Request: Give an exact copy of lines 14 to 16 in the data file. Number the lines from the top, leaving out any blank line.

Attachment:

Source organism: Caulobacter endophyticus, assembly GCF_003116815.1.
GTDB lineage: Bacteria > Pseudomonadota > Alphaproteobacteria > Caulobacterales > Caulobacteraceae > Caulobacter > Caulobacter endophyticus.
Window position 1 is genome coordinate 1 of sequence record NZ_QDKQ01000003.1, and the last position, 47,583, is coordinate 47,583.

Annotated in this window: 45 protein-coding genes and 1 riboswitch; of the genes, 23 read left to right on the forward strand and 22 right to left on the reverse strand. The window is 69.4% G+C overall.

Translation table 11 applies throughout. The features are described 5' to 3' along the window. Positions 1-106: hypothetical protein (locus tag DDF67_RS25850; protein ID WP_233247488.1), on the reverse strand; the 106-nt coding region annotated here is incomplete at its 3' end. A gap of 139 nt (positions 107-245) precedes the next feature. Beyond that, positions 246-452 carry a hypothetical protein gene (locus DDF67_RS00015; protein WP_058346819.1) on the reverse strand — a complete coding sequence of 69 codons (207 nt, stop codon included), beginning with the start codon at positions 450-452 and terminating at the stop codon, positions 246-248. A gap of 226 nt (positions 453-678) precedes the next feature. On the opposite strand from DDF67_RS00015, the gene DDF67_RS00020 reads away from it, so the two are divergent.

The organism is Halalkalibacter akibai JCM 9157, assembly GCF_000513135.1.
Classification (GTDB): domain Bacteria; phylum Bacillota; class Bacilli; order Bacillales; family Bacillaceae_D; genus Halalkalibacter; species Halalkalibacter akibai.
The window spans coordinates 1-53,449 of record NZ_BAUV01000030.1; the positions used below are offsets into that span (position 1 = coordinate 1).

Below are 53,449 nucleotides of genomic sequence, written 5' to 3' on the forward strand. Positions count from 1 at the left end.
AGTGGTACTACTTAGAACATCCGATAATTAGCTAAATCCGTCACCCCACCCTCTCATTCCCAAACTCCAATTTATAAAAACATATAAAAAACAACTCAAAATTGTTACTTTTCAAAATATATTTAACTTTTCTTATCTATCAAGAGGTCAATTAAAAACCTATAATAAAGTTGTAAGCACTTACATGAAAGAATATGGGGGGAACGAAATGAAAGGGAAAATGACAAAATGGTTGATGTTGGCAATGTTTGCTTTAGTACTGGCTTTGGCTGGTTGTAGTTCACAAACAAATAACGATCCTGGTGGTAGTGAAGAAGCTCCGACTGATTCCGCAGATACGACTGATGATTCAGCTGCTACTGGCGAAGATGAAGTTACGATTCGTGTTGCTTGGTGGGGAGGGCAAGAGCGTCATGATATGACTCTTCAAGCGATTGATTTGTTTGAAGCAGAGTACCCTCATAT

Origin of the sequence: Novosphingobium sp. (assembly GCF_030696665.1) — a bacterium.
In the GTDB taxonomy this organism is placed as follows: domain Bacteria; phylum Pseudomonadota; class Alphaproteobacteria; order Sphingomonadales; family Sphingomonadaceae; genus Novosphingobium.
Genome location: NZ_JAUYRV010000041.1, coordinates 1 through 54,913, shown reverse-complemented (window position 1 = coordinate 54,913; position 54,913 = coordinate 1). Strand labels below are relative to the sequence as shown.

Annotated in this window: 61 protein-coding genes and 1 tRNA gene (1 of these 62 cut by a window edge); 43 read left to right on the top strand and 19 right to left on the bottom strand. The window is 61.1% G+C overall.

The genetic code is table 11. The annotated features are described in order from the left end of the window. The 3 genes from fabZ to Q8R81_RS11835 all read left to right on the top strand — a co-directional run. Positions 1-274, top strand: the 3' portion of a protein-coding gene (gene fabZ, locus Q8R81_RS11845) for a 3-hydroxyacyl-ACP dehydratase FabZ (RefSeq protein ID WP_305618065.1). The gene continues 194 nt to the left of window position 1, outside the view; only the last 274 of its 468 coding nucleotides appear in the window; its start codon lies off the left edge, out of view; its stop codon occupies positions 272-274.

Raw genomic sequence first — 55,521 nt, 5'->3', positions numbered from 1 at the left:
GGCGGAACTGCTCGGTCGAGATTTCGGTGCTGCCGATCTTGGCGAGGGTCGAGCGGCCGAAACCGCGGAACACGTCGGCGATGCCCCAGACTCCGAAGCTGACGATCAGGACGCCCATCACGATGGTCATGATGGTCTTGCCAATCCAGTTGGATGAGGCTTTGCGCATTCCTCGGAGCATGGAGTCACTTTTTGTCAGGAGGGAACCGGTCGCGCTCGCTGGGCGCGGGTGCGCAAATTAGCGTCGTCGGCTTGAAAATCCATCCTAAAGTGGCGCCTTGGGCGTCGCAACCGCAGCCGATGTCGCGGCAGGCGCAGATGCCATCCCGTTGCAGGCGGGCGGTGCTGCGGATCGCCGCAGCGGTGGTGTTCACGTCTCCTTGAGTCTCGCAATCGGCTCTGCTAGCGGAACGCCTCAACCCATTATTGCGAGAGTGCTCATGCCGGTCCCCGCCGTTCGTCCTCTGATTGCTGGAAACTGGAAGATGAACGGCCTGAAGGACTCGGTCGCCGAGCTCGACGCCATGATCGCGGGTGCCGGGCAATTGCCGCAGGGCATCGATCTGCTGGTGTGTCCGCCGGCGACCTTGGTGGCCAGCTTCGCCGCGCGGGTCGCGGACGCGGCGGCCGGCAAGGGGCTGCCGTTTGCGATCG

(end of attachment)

Annotated in this window: 61 protein-coding genes and 1 tRNA gene (1 of these 62 cut by a window edge); 43 read left to right on the top strand and 19 right to left on the bottom strand. The window is 61.1% G+C overall.

The genetic code is table 11. The annotated features are described in order from the left end of the window. The 3 genes from fabZ to Q8R81_RS11835 all read left to right on the top strand — a co-directional run. Positions 1-274, top strand: the 3' portion of a protein-coding gene (gene fabZ, locus Q8R81_RS11845) for a 3-hydroxyacyl-ACP dehydratase FabZ (RefSeq protein ID WP_305618065.1). The gene continues 194 nt to the left of window position 1, outside the view; only the last 274 of its 468 coding nucleotides appear in the window; its start codon lies off the left edge, out of view; its stop codon occupies positions 272-274.

Raw genomic sequence first — 55,521 nt, 5'->3', positions numbered from 1 at the left: